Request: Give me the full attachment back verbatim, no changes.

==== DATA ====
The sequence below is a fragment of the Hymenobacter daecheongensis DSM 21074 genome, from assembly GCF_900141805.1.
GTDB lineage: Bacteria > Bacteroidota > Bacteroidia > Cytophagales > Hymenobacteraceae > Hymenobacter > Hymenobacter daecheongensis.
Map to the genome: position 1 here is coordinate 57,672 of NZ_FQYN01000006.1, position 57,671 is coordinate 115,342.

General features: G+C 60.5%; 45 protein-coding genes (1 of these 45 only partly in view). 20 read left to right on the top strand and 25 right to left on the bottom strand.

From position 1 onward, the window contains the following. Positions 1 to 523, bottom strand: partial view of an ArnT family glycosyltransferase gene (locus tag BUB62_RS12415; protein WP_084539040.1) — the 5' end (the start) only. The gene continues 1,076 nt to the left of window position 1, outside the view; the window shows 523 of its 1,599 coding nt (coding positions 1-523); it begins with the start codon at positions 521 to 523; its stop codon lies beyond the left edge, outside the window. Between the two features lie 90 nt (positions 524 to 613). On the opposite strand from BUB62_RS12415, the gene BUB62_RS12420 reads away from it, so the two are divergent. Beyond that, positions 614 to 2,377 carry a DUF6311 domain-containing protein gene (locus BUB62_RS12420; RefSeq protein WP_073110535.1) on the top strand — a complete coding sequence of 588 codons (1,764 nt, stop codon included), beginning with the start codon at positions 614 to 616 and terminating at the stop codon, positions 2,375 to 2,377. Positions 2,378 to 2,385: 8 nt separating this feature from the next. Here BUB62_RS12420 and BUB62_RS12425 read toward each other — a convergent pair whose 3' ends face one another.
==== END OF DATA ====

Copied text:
The sequence below is a fragment of the Hymenobacter daecheongensis DSM 21074 genome, from assembly GCF_900141805.1.
GTDB lineage: Bacteria > Bacteroidota > Bacteroidia > Cytophagales > Hymenobacteraceae > Hymenobacter > Hymenobacter daecheongensis.
Map to the genome: position 1 here is coordinate 57,672 of NZ_FQYN01000006.1, position 57,671 is coordinate 115,342.

General features: G+C 60.5%; 45 protein-coding genes (1 of these 45 only partly in view). 20 read left to right on the top strand and 25 right to left on the bottom strand.

From position 1 onward, the window contains the following. Positions 1 to 523, bottom strand: partial view of an ArnT family glycosyltransferase gene (locus tag BUB62_RS12415; protein WP_084539040.1) — the 5' end (the start) only. The gene continues 1,076 nt to the left of window position 1, outside the view; the window shows 523 of its 1,599 coding nt (coding positions 1-523); it begins with the start codon at positions 521 to 523; its stop codon lies beyond the left edge, outside the window. Between the two features lie 90 nt (positions 524 to 613). On the opposite strand from BUB62_RS12415, the gene BUB62_RS12420 reads away from it, so the two are divergent. Beyond that, positions 614 to 2,377 carry a DUF6311 domain-containing protein gene (locus BUB62_RS12420; RefSeq protein WP_073110535.1) on the top strand — a complete coding sequence of 588 codons (1,764 nt, stop codon included), beginning with the start codon at positions 614 to 616 and terminating at the stop codon, positions 2,375 to 2,377. Positions 2,378 to 2,385: 8 nt separating this feature from the next. Here BUB62_RS12420 and BUB62_RS12425 read toward each other — a convergent pair whose 3' ends face one another.